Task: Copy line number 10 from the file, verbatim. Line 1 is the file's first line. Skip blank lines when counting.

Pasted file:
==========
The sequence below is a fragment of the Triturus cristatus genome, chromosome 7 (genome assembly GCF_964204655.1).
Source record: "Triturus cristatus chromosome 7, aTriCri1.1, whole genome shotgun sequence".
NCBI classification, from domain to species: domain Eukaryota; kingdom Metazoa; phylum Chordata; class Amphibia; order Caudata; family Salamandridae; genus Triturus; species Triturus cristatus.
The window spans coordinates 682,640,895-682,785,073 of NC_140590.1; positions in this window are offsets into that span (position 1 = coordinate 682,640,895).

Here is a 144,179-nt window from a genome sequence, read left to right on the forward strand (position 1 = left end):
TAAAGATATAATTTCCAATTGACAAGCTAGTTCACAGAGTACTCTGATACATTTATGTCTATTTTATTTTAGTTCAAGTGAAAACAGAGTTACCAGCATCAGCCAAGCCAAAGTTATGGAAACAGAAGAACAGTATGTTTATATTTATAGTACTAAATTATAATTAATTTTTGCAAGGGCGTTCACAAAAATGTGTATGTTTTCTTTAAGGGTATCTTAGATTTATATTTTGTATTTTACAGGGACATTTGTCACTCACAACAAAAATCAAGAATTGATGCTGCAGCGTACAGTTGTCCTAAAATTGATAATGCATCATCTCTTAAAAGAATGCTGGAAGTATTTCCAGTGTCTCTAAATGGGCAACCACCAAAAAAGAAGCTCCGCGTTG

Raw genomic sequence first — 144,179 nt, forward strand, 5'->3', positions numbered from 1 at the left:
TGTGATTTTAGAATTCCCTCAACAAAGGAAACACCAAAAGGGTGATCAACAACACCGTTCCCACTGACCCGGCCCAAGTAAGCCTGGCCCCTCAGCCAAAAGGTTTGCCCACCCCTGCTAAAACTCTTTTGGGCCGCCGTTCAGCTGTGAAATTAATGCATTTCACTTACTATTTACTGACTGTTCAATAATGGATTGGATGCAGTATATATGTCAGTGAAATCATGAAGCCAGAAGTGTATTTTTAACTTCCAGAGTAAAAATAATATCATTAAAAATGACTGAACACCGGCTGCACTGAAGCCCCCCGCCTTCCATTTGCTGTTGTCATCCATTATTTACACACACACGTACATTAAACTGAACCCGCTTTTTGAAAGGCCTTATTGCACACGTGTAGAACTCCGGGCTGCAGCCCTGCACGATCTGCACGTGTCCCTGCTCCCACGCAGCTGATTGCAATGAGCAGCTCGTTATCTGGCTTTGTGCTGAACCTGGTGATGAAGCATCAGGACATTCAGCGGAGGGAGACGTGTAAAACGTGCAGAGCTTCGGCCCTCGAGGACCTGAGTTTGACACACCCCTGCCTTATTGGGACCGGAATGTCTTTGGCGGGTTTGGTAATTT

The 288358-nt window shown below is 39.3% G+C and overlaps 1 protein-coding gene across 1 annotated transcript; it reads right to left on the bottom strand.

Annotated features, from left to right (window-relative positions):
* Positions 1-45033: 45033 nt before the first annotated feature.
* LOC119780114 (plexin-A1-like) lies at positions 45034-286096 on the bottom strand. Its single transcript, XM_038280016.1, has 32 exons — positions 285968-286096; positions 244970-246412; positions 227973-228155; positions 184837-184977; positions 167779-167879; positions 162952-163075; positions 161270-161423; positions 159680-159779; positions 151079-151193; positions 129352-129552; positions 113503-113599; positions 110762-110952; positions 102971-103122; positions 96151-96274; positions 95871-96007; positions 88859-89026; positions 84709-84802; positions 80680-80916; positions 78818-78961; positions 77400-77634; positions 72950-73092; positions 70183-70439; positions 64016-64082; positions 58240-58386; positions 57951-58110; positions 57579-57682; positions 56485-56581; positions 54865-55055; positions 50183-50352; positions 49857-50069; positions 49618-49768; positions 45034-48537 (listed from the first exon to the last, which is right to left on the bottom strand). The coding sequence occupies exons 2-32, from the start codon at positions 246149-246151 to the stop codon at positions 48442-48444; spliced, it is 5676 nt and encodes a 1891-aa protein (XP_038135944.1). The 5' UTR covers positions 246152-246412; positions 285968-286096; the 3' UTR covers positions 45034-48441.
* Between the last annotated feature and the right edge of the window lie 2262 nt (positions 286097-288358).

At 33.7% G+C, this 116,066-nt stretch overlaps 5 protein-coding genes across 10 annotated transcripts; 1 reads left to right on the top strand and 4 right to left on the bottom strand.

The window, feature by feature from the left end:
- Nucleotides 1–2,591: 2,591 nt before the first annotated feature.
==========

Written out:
Annotated features, from left to right (window-relative positions):